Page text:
A Beginner’s Developer Guide To The Internet Of Things

Let’s get started.

Internet of things is physical devices, vehicles, buildings, and other items embedded with electronics, software, sensors, actuators, and network connectivity that enable these objects to collect and exchange data.

What is important to know is that IoT is a transformation era in Information Technology. In the future connected devices will not be called IoT, connectivity of the device will be a natural part of the device character.

We will cover five basic but important areas:

  1. Hardware
  2. Software & Programming
  3. Connectivity
  4. Security
  5. Cloud

This will be an easy way to have a basic fundamental understanding of Internet Of Things.

1. Hardware

Welcome to the jungle. Navigating through the hardware jungle could be difficult. There is two hardware options I recommend to start your IoT-developing journey.

Adafruit Feather HUZZAH ESP8266

The ESP8266 is a microcontroller. A microcontroller is a simple computer that can run one program at a time, over and over again. Very easy to use and fast processing time.

They memory of the microcontroller is pretty small, so an operating system won’t fit. But on the other hand, directly executing simple code is easier, and is accomplished with no operating system overhead.

The board is best used for simple repetitive tasks: opening and closing a garage door, reading the outside temperature and reporting it to Twitter, driving a simple robot.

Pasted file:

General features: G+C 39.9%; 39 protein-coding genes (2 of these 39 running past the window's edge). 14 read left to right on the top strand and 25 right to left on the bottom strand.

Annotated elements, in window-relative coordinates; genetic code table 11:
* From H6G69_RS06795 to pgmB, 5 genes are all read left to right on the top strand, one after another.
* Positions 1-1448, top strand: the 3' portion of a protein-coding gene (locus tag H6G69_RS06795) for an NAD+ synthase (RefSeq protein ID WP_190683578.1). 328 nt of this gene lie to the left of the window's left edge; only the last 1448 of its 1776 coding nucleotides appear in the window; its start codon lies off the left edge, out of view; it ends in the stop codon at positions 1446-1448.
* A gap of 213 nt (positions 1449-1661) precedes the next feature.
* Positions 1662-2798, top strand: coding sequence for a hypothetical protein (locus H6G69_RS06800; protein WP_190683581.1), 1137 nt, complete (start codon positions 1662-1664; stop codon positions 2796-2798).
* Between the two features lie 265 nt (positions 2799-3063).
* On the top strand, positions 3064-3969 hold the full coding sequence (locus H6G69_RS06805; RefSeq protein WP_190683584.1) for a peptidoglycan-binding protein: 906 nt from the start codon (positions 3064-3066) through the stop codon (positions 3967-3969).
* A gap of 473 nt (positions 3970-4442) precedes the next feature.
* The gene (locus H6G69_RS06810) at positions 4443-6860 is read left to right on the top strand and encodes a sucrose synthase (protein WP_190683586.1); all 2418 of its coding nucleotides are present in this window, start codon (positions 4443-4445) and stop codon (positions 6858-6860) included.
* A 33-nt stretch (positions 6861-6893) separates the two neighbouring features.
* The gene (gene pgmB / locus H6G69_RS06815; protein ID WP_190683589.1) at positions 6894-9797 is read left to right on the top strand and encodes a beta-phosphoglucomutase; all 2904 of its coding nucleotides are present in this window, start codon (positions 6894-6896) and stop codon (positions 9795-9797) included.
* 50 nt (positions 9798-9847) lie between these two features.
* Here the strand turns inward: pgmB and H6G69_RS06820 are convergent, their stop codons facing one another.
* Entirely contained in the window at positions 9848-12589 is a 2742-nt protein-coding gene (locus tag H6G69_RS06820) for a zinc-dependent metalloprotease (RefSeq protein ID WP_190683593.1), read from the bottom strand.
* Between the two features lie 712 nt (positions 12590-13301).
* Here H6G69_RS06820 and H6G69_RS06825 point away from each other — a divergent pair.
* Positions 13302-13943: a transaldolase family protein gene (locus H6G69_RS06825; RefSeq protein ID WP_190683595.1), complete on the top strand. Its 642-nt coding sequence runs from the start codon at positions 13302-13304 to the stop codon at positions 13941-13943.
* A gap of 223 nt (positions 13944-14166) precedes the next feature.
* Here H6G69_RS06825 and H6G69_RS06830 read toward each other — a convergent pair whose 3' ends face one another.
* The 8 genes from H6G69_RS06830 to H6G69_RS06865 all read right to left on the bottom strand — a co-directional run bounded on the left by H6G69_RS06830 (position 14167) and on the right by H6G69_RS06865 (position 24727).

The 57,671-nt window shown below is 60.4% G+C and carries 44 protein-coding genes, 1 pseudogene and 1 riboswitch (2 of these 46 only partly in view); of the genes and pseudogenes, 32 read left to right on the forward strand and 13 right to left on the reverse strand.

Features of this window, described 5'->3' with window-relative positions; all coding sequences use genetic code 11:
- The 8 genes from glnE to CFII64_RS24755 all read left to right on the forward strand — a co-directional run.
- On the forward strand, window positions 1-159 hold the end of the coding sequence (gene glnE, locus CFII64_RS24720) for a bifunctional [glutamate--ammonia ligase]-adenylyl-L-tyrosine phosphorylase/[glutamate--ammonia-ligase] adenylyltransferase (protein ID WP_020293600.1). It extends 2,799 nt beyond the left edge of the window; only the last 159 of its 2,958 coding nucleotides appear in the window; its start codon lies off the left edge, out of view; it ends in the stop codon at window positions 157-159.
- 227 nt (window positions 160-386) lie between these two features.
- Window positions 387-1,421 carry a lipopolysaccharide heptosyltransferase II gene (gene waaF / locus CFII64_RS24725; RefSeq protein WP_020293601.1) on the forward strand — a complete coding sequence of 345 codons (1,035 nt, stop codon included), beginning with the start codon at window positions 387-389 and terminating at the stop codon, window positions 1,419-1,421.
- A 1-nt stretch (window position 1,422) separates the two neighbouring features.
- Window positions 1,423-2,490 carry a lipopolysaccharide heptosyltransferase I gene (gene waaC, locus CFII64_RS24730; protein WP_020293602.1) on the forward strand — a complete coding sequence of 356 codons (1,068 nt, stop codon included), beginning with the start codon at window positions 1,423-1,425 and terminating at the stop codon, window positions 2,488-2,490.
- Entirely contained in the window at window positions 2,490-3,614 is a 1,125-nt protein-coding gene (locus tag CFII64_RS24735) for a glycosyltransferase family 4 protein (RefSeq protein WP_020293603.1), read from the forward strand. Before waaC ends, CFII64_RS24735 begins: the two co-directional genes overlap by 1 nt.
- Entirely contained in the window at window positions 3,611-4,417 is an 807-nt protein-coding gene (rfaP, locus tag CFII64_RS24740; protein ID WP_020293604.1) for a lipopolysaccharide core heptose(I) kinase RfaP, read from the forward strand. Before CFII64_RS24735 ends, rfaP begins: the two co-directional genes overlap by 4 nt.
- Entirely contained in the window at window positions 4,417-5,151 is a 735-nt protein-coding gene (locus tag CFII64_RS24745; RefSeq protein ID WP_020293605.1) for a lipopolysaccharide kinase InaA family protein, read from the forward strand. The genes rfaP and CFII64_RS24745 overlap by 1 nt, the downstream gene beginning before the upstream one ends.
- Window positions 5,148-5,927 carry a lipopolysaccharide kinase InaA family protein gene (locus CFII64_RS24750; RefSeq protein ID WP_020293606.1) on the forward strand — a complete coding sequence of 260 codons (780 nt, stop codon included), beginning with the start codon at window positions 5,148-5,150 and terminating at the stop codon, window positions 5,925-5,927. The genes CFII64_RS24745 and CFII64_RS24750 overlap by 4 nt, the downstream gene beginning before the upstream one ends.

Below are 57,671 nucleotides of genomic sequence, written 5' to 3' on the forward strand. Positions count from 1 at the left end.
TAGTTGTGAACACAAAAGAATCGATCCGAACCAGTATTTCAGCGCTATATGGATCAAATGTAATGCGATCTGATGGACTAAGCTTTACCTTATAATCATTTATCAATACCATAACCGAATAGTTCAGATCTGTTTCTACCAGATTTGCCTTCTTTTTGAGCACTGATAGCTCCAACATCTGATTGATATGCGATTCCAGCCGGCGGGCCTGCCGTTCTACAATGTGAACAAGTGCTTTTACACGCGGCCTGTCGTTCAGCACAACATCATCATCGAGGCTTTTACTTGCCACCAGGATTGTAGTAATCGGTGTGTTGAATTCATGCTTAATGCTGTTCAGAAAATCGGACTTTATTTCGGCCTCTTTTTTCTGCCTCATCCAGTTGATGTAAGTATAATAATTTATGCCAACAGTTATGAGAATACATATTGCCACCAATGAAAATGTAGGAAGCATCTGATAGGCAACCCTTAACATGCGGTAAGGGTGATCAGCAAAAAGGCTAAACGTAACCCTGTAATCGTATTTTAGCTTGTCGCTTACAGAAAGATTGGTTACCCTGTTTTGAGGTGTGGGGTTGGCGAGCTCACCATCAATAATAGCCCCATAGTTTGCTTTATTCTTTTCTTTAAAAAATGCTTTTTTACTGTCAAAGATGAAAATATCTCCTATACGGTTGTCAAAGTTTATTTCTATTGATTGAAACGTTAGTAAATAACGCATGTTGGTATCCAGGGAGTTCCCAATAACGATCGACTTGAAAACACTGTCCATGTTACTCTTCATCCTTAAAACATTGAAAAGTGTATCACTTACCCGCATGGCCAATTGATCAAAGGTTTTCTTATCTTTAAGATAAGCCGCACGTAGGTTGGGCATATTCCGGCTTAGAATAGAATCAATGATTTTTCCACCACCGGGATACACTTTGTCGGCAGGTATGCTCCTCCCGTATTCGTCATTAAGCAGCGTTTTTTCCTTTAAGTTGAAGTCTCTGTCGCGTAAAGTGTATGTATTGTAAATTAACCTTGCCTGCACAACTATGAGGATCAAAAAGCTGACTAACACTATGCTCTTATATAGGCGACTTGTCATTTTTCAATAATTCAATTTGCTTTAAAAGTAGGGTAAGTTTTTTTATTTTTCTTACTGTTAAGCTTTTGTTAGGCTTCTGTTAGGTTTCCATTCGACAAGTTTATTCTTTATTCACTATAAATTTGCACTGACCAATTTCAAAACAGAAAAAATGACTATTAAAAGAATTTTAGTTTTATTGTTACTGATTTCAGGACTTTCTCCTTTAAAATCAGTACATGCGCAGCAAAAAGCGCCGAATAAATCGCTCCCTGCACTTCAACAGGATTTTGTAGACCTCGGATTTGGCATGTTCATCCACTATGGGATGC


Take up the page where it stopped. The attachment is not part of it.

The pins are your way from the physical world to the Internet. Use the pins to connect your sensor, activate motors and so on.

- Connectivity

WiFi 802.11b/g/n

- Power

There’s two ways to power a Feather.

You can connect with a MicroUSB cable (just plug into the jack) and the Feather will regulate the 5V USB down to 3.3V.

You can also connect a 4.2/3.7V Lithium Polymer (Lipo/Lipoly) or Lithium Ion (LiIon) battery to the JST jack. This will let the Feather run on a rechargable battery.

Raspberry Pi 3 Model B

A Raspberry Pi is a general-purpose computer, usually with a Linux operating system, and the ability to run multiple programs. It is more complicated to use than an Arduino.

As you se can on the picture, the Raspberry have 4 USB ports, a HDMI out and an ethernet port.

Plug in a keyboard and monitor, load up Raspbian, and you are ready to go! The Pi is an incredibly powerful platform in a very small package — perfect for embedded systems, or projects requiring more interactivity and processing power.

- Connectivity

Ethernet, WiFi and Bluetooth.

- Power

MicroUSB Cable, 5V

2. Software & Programming

There is different programming languages depending on which microprocessor you use. But common one is the C programming language. The language is used to program the Adafruit Feather Huzzah. C programming is really fast and great for microprocessors. It is about as close as you can get to assembly.